The Trafficking of Persons (Prevention, Protection, and Rehabilitation) Bill, 2018: Rescued or Victimized into Rehabilitation?

Human trafficking has plagued society for ages. It is the usage of force and exploitation of individuals for purposes such as slavery, sex work, and other illegal activities translating into an infringement on an individual’s human rights, with women and children being those at the highest risk of being victims of trafficking. Every country that acts as an origin, intermediary, or final place of the process is considered as one that harbors this socio-economic evil. The United Nations Office on Drugs and Crime (UNODC) has stressed the importance of legislation as a means to curb the practice of human trafficking. It has stated the need for member countries to implement domestic laws. It also recommends that these laws be flexible in nature and comprehensive in definition to aid their efficiency. (more…)

Bride Trafficking: Policy Interventions for an Under-Reported Plague

Bride trafficking is the illegal industry of purchasing brides as a property for due consideration. Organized traffickers sell girls and women as brides who are conned into a life of abuse, exploitation and slavery. Be it Haryana, Assam or Rajasthan, the Indian “Bride Bazaar” predominantly flourishes in parts of the country where the sex ratio is abysmally low and poverty stricken families are reluctant to spend on the dowry and marriage of their daughters. Unfortunately, there are no significant laws and policies to wrestle bride trafficking and its accompanying human rights violations in India. (more…)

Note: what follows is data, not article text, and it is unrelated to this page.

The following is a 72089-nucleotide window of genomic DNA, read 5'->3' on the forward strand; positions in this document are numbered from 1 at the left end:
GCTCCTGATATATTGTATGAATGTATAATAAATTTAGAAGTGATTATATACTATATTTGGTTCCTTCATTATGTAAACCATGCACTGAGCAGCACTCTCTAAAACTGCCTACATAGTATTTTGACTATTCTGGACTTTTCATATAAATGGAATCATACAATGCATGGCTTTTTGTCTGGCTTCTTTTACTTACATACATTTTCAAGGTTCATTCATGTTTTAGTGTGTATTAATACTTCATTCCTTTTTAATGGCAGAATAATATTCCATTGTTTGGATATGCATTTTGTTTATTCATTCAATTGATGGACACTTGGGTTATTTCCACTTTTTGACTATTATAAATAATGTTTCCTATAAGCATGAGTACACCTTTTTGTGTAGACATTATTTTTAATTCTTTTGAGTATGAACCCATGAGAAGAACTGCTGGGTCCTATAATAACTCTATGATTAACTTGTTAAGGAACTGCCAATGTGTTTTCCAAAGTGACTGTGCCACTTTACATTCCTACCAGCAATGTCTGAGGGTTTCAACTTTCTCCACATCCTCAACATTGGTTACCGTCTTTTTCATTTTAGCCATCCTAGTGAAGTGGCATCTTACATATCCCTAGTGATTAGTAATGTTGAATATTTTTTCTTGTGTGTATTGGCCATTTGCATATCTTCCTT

The Ordeal of Manual Scavenging: Tracing the Evolution of India’s Mitigation Policies

By Khushi Pamnani, Research Associate, Human Rights and Social Justice Policies

The UN defines manual scavenging as the practice of manually cleaning, carrying, disposing or handling in any manner, human excreta from dry latrines and sewers. Upon collection of the excreta in containers like thin boards, baskets, and buckets, manual scavengers are then responsible to carry them on their heads to locations that are several kilometers away from the latrines. The demand for manual scavenging still persists due to a lack of functional and sanitary sewage systems. 

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